Meet 2018 NUPSA President Ash McIntyre
with Winnie Eley, DVC (International and Advancement)
As internationalisation changes the nature of education institutions, it is vital that we continue to empower our students to have a voice amidst these changes, and to make sure the increasingly global nature of the student community is reflected in this representation. At the University of Newcastle, this is very much the case – thanks largely to associations such as NUPSA.
NUPSA has played a powerful role in not only making our international postgraduate students feel welcome, but in connecting them to the wider student and local community, and making sure they feel a valued, represented and celebrated part of the University of Newcastle. Those who step up to lead NUPSA do so because they are passionate, belief-driven, and hard-working students who care deeply about education. I’ve had the great pleasure of working with past NUPSA presidents, Andrew Deane and James Pinkerton, and I leave the University of Newcastle knowing the association is in very good hands with current President, Ash McIntyre.
I interviewed Ash recently and asked her to share with us what drives her, and what she aims to achieve for our students in the year ahead.
So who is Ash McIntyre?
I grew up in Maitland, and am the second person in my immediate family to go to University. Before I started my BA, I spent 12 months in Ireland working with a homeless shelter, where my interests in mental health, advocacy and teaching really accelerated. I’m now in the third year of my PhD research at the University of Newcastle, looking at representations of psychological trauma in contemporary fiction triggered by climate events. This year, I’ve also had my first university teaching experience, which for me has really confirmed that I am in the right place!
What have you set out to achieve in your term as NUPSA President?
As you might have guessed, I am very passionate about mental health. Now that supervisor training has been introduced, I hope to see the University recognise the impact of mental health issues on the postgraduate student experience and include a mental health component into this training to assist not only students, but staff, in addressing mental health in higher education.
We have also been focusing on increasing our engagement with the online student cohort, and building the student community at NewSpace. As more and more students take to online study, it is really important for us to adapt and foster student communities in the online space.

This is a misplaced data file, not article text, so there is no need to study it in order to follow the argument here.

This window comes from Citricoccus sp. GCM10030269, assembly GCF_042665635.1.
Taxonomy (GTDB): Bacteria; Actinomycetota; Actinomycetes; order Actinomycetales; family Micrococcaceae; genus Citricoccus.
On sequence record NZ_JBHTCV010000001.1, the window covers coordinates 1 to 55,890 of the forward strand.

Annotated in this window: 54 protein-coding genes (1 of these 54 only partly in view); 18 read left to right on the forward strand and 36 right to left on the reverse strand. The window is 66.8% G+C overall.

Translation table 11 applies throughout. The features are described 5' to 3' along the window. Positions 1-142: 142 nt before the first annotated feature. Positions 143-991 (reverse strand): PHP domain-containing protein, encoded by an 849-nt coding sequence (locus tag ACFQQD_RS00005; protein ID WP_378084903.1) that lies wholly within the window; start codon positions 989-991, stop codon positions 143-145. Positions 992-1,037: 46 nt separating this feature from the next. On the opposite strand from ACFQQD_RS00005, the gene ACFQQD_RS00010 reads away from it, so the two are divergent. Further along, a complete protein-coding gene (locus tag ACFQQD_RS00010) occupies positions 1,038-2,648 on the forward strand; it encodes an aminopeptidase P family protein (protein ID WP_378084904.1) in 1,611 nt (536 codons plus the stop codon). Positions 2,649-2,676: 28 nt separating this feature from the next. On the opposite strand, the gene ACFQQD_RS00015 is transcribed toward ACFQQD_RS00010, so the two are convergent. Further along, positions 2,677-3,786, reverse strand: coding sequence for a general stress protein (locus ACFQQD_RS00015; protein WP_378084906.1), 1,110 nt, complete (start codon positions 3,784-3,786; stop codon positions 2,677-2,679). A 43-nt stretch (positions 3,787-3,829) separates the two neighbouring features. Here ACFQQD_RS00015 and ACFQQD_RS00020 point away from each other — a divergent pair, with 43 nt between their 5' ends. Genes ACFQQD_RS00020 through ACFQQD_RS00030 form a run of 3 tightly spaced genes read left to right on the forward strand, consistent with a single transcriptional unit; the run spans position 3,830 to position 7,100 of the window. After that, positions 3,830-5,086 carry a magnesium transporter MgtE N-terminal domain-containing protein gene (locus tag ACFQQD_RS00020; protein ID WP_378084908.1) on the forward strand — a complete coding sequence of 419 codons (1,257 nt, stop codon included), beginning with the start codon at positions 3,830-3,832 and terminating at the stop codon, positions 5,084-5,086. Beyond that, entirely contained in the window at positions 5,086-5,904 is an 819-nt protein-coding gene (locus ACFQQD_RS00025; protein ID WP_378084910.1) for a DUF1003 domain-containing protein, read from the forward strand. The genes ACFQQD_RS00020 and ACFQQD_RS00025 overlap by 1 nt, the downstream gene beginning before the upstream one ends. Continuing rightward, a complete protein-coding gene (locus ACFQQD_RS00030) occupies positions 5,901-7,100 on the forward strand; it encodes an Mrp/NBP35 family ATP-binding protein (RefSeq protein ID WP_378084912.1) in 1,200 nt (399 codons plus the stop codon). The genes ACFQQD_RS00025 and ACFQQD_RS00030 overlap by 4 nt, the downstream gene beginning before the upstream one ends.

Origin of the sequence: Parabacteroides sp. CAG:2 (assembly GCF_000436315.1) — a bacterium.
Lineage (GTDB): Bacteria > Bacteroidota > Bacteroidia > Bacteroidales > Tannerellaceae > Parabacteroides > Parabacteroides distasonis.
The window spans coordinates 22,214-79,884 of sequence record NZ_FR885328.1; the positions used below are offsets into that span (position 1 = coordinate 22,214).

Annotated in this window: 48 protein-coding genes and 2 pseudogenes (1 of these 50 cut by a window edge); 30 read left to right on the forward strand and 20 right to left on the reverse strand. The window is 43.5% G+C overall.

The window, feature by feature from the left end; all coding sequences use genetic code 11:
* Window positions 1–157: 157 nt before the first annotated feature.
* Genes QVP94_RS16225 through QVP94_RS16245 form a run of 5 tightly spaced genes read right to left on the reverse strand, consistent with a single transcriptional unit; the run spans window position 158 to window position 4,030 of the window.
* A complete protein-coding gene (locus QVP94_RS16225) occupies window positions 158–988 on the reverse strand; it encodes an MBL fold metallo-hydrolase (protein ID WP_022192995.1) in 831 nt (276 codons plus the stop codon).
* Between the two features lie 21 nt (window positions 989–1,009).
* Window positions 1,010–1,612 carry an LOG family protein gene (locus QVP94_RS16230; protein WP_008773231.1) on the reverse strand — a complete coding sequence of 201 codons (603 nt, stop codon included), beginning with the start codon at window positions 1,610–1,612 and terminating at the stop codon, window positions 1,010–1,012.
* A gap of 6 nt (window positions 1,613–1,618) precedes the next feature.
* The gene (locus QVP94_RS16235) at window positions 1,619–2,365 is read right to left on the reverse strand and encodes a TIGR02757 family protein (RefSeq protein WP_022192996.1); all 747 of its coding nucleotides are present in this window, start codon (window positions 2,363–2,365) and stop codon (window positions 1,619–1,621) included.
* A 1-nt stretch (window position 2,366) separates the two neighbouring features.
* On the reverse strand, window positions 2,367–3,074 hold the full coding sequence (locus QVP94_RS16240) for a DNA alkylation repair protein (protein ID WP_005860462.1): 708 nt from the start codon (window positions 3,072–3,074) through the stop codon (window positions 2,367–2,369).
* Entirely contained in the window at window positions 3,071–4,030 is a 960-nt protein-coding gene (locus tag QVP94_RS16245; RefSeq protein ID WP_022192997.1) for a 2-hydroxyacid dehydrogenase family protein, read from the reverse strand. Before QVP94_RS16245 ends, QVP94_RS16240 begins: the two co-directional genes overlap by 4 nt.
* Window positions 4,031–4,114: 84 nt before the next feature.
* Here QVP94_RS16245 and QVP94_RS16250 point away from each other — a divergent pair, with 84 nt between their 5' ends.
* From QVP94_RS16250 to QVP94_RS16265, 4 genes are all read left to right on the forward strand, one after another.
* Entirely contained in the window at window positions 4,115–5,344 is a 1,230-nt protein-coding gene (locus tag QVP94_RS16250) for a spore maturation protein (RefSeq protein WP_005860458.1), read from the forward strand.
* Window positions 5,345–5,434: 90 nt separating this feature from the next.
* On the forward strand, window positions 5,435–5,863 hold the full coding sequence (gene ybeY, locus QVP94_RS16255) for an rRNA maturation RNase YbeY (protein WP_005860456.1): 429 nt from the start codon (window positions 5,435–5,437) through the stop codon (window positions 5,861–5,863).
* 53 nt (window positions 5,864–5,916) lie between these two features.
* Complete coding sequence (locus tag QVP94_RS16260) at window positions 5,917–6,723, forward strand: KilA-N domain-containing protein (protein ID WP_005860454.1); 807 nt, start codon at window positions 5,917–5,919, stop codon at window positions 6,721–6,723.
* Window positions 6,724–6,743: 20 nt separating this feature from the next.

Additionally, NUPSA is lucky enough to be hosting the CAPA Annual General Meeting this year. This will bring representatives from student associations all over Australia to Newcastle, giving us the opportunity to showcase Newcastle, and our students the chance to see how student advocacy functions on a national level.
I also want to continue working to foster student community. UON is a young, internationalised University with an incredibly diverse student community. It is really important that we embrace this diversity, and create an environment of learning about the different cultures, ideas, and backgrounds that come together here in Newcastle. Just as we have students from across the globe coming here, finishing students disperse themselves across the globe, and it is a wonderful opportunity we have to foster this environment and contribute to the global preparedness of UON students.
Lastly, I would love to finally see a postgraduate space on campus. There are very few dedicated spaces for postgraduates on campus, and the stereotype of the nomadic postgraduate student is difficult to address without suitable spaces to break down these barriers.
What three actions would you call upon from the student community, staff community and alumni community to work with you in achieving those objectives?
Action 1: Formally acknowledge the increasing research across the globe that shows mental health as a key issue for postgraduate students by adopting a preventative approach and incorporating a mental health training program for supervisors and student-facing staff.
Action 2: For students, I encourage you to be engaged with your schools, faculties, support services, NUPSA and other student communities. There are things happening behind closed doors every day that impact the student experience, and student feedback and input is paramount to the continued improvement of the postgraduate experience. And if there is something you want to see from your student association, please let us know!
Action 3: The development of a postgraduate student space. For the postgraduate student cohort to receive adequate student support and to build community, it is imperative that a student space is established where NUPSA can facilitate events, support clubs, and provide postgraduate students a safe, and comfortable place to come to.
What excites you on a good day?
I love helping to facilitate events where attendance is good, and I can see students meeting each other and making new connections. Or if a student comes to us with an idea for a workshop or an event, and we can make it happen! Being President of NUPSA has been a steep learning curve so far, but it comes with its own vast set of rewards!
How would you like to be remembered as NUPSA 2018 President?
I’d like to be remembered by students for my approachability, and my enthusiasm. I would also love to be President of the executive that sees a suitable postgraduate student space established, and mental health training incorporated into standard staff training.
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